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Ace Delivery & Moving, Inc. v. State

Supreme Court of Alaska

May 15, 2015

ACE DELIVERY & MOVING, INC., Appellant,
v.
STATE OF ALASKA, ALASKA STATE COMMISSION FOR HUMAN RIGHTS, PAULA M. HALEY, EXECUTIVE DIRECTOR, ex rel. Janet Wass, Appellees

Page 777

Appeal from the Superior Court of the State of Alaska, Third Judicial District, Anchorage, Frank A. Pfiffner, Judge. Superior Court No. 3AN-14-04688 CI.

Appearances: LeRoy E. DeVeaux, DeVeaux and Associates, APC, Anchorage, for Appellant.

William E. Milks, Assistant Attorney General, and Michael C. Geraghty, Attorney General, Juneau, for Appellees.

Before: Fabe, Chief Justice, Winfree, Stowers, Maassen, and Bolger, Justices.

OPINION

Page 778

MAASSEN, Justice.

I. INTRODUCTION

The executive director of the Alaska State Commission for Human Rights brought an action on behalf of an employee who alleged that her employer's racist and insensitive remarks created a hostile work environment. The Commission ultimately found that the employee did not suffer a hostile work environment, but it denied the employer's request for attorney's fees. The employer now appeals on the single issue of attorney's fees, arguing that it was entitled to fees as the prevailing party and because it raised affirmative defenses under the Alaska and United States Constitutions. We affirm the Commission's denial of attorney's fees.

II. FACTS AND PROCEEDINGS

Ace Delivery & Moving, Inc. (Ace) hired Janet Wass on a temporary basis to perform data entry. Wass resigned on her third day and later filed a complaint with the Alaska State Commission for Human Rights, alleging that Ace's owner, Hank Schaub, made disparaging comments in her presence about various racial, ethnic, and religious groups. The executive director of the Commission issued a single-count accusation alleging that Ace " created a hostile working environment based on the owner's severe and pervasive derogatory comments and postings regarding race, national origin, and religion" -- directed at Jews, Arabs, Muslims, and Mexicans -- in violation of AS 18.80.220(a)(1).[1] The accusation sought various forms of injunctive relief, including that Ace be required to adopt a nondiscrimination policy and that its " owner, manager, and supervisors" receive training in Alaska human rights law.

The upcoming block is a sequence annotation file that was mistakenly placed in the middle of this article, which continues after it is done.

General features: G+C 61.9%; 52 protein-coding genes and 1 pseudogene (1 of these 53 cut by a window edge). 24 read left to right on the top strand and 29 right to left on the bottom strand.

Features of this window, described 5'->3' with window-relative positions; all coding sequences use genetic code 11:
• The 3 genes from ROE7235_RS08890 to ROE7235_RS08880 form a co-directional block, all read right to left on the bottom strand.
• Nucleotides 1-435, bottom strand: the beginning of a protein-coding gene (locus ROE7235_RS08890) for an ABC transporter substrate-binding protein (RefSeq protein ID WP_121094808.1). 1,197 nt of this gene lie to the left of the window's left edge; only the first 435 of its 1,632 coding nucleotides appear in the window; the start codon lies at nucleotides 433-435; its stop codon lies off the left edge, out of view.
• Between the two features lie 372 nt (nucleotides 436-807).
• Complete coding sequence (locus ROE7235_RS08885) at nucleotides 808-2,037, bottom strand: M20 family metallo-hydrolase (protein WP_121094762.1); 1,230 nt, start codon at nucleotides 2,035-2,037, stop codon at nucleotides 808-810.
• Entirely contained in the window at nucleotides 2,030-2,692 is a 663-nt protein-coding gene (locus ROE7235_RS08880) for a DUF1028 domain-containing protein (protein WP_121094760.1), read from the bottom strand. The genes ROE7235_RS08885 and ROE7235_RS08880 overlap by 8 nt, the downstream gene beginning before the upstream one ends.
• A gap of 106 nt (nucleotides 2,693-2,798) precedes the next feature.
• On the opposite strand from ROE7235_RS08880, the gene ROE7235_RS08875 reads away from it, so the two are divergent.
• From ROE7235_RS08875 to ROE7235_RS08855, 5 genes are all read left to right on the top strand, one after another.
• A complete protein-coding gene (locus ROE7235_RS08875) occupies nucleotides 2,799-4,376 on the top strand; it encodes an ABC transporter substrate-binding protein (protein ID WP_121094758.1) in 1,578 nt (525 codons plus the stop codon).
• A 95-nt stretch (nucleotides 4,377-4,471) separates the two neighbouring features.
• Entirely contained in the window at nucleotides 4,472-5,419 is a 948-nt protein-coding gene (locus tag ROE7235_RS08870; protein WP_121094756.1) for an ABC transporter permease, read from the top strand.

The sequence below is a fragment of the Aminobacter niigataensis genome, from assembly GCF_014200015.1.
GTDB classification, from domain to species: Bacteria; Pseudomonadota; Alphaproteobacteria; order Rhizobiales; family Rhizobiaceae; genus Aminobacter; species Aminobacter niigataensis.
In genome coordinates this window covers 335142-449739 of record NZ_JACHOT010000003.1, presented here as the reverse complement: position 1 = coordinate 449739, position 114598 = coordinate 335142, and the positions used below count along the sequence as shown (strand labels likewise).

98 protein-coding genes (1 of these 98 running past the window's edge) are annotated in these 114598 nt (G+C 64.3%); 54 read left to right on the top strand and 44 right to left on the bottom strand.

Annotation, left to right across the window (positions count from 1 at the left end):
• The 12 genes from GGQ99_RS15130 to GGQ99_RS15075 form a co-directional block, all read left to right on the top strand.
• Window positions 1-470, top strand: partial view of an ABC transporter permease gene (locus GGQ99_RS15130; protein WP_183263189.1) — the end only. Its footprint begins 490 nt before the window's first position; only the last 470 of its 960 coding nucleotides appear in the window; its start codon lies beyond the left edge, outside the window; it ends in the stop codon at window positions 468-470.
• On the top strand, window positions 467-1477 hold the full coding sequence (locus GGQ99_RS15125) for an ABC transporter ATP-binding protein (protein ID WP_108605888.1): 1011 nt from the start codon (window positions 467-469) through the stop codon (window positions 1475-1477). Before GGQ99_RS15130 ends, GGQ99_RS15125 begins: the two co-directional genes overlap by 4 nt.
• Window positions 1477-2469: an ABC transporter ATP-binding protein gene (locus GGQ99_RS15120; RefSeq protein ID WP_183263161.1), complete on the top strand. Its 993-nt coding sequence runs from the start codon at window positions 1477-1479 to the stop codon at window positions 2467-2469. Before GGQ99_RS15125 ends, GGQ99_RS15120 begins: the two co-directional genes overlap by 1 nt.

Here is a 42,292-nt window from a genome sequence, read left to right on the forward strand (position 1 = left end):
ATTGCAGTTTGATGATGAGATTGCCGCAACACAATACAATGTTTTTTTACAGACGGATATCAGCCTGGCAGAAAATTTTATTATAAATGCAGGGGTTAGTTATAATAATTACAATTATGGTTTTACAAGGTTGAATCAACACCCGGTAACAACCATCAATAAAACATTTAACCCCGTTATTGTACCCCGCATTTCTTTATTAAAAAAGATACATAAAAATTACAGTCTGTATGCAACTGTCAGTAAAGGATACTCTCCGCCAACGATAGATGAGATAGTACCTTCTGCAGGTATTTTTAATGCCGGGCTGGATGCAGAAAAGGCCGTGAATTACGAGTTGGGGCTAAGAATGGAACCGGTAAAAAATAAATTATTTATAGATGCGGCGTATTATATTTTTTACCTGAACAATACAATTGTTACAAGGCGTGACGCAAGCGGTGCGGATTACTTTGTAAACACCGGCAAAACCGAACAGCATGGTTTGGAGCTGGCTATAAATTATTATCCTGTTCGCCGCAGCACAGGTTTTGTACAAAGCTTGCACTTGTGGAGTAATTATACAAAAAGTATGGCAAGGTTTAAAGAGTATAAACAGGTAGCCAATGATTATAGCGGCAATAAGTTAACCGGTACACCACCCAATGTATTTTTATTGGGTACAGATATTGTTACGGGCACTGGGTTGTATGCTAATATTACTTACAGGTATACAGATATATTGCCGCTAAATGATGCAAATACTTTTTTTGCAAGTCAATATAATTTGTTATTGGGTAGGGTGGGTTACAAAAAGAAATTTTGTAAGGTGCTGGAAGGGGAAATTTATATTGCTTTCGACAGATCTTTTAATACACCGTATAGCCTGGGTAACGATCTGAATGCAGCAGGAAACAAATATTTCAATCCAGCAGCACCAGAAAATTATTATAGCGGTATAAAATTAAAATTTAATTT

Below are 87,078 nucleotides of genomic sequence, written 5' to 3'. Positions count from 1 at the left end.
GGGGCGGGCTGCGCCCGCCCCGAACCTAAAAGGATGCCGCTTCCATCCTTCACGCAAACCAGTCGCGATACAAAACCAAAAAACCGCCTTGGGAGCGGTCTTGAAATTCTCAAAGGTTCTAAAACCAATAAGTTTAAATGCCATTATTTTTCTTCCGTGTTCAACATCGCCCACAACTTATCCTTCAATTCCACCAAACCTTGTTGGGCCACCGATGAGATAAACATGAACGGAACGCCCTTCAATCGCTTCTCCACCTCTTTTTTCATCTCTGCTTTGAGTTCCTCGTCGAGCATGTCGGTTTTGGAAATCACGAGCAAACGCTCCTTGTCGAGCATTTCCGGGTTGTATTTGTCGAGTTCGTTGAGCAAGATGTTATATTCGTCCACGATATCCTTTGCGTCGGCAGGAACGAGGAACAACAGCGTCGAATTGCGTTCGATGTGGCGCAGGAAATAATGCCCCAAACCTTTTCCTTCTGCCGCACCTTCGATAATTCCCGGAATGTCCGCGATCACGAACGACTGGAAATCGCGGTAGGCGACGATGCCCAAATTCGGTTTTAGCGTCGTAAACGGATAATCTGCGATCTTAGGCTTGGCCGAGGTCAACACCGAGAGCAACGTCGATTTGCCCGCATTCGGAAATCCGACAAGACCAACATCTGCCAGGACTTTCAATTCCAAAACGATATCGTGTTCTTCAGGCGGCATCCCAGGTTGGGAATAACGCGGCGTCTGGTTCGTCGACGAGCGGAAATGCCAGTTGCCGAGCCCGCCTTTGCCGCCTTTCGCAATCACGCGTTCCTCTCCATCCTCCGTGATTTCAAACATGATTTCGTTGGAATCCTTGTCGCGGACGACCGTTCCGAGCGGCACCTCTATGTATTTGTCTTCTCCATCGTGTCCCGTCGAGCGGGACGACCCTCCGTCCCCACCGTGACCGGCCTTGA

Ace asserted affirmative defenses in response, including that Schaub's comments were protected by the free speech guarantees of article I, section 5 of the Alaska Constitution[2] and the First Amendment to the United States Constitution.[3] Ace also argued that because the accusation violated Schaub's constitutional right to free speech, Ace was entitled to attorney's fees under federal law.

The matter was assigned to an administrative law judge with the Office of Administrative Hearings. In an order denying summary judgment to Ace, the administrative law judge rejected Ace's argument that Schaub's speech was constitutionally protected. Citing federal cases, the administrative law judge observed that " [s]peech in the ...


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